YOU ARE HERE: LAT HomeCollections


How To Be Too Good

James McAvoy struggled with trying to give his character in 'Atonement' an edge before coming to terms with Robbie's 'almost angelic' goodness.

December 19, 2007|Mark Salisbury | Special to The Times

LONDON — IN "Atonement," Joe Wright's compelling film adaptation of Ian McEwan's powerful bestseller, Golden Globe nominated James McAvoy plays Robbie Turner, the Cambridge-educated housekeeper's son who falls for Cecilia Tallis (Keira Knightley), the eldest daughter of the upstairs household, then is wrongly accused of a misdeed by Cecilia's imaginative younger sister, Briony (initially played by Saoirse Ronan).

The film is split into three time periods, the first set during one balmy summer's day and night in 1935 at the Tallis' Gosford Park-like estate, the second between war-torn London, where Robbie and Cecilia are briefly reunited, and occupied France with Robbie one of thousands of British troops trying to reach Dunkirk and safety.

The film is both epic and intimate.

Yeah, it's quite an intimate epic. I was with Joe the other night and it's the first time he's used that term and I thought, "That describes it better than anything we've called it in the last year and a half. In terms of human experience, it is on an epic scale, but the narrative is quite simple. It's about two people who love each other, something really bad happens to them, and then we watch the repercussions for them and the person who committed the crime.

The irony being that the book was supposedly "unfilmable."

Strange that. I think those perceived flaws or perceived difficulties, all those jumps in time, back and forth, seeing the same scene three times from three different points of view, have turned out to be some of its greatest strengths. I can see why people said that, but they were wrong, I think.

When you first read the script, what struck you about Robbie?

His goodness; his lack of conflict. I didn't really recognize him as a member of society. I thought he was a little bit too good, too bold, too complete and too undamaged. As an actor, I've always used conflict for every character I've played and there was none there and that terrified me.

It wasn't until I accepted the reality of that, that someone like that might exist, that I started being able to play the character properly. It took me a little while in rehearsals to bed that down and get over my desire to make him have an edge or be interesting from the inside out, instead of otherwise.

Robbie isn't the central character in McEwan's novel but is clearly the beating heart of Wright's film.

He is the easiest character to sympathize with, I think. One of the reasons that storytelling exists is because we need to see ourselves represented, and go, "Wow, aren't we wonderful, aren't we funny, aren't we interesting, aren't we pathetic, look at us being torn apart."

It's always more interesting to an audience to watch a really good person being ripped to shreds. For that reason, they had to have somebody in there who is wholly good, because even Cecilia is a bit of a pain in the arse to begin with, and Saoirse playing Briony is a little terrifying demon.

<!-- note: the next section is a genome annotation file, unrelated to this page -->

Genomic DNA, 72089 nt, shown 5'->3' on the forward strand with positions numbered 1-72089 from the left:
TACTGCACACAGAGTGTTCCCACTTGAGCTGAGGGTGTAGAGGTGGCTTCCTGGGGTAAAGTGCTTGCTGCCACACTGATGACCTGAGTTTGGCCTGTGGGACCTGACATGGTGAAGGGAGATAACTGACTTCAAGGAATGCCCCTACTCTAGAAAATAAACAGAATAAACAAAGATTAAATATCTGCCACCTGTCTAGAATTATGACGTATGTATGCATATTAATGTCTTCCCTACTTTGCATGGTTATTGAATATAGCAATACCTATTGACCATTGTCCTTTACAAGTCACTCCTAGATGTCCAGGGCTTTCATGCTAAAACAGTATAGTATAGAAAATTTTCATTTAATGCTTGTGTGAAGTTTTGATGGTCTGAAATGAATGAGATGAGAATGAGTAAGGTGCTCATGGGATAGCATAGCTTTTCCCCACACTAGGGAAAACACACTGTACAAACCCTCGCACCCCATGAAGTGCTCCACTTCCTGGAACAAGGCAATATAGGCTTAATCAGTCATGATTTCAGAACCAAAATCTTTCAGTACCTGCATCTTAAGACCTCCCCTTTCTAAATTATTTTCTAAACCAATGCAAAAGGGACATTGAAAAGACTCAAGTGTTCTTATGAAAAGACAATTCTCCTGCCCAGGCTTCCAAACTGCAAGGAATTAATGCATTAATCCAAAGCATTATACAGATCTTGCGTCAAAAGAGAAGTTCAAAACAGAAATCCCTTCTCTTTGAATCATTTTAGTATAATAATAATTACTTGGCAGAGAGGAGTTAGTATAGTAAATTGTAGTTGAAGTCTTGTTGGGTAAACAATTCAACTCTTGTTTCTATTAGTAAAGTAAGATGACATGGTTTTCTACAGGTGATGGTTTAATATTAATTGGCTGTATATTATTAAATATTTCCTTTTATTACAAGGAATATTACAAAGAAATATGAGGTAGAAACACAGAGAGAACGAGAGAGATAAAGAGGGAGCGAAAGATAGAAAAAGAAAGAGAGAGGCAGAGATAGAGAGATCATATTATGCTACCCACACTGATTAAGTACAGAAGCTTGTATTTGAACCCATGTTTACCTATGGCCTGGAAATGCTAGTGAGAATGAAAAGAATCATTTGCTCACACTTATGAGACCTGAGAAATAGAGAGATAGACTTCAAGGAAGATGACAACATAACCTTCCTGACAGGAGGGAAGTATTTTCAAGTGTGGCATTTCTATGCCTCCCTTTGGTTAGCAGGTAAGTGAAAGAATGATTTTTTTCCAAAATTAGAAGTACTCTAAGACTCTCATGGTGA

The one character that goes all the way through it is the wee girl and because she's played by three different actresses and because she's scary, you can't really be her as an audience member, whereas you can be Robbie because although he's slightly unrealistic in terms of his goodness and his almost angelic status, it's easier to go, I could be that good and therefore that could be me.

There's been a lot of buzz surrounding "Atonement" since it opened the Venice Film Festival in August. You were a presenter at this year's Academy Awards. What would an Oscar nomination mean to you?

It would mean I would have a second opportunity to try and take in the Oscars because the last time was all a bit of a blur. I'd come from Uganda that day. I was there doing charity work for the Red Cross. So that was really quite strange, spending days and nights with 50,000 people living in abject poverty and then you go to the Oscars. But I would be chuffed, I would be thrilled, I would jump up and down on my bed. But if I don't get one and if the film doesn't get any, and Joe doesn't get any -- and I hope to God he does, and I hope Seamus McGarvey, the director of photography, does -- and if Keira doesn't get anything, I would hope we don't suddenly re-evaluate the piece of work we've performed in, that it is somehow not as good. I know how hard it is to make any film, never mind a good one that people want to go and see, and I'm exceptionally proud to be involved in this.

What would it mean for the film?

If the film got nominated in some of the more high-profile categories, I think it would mean a hell of a lot more money in America, which would be great. It's done really well money-wise [in the UK] but "The Last King of Scotland" was making nothing [in America] until Forest [Whitaker] got his Oscar and then bang, it made $20 million. So, hopefully, that will happen because it will inspire people to go out and see the film.

Los Angeles Times Articles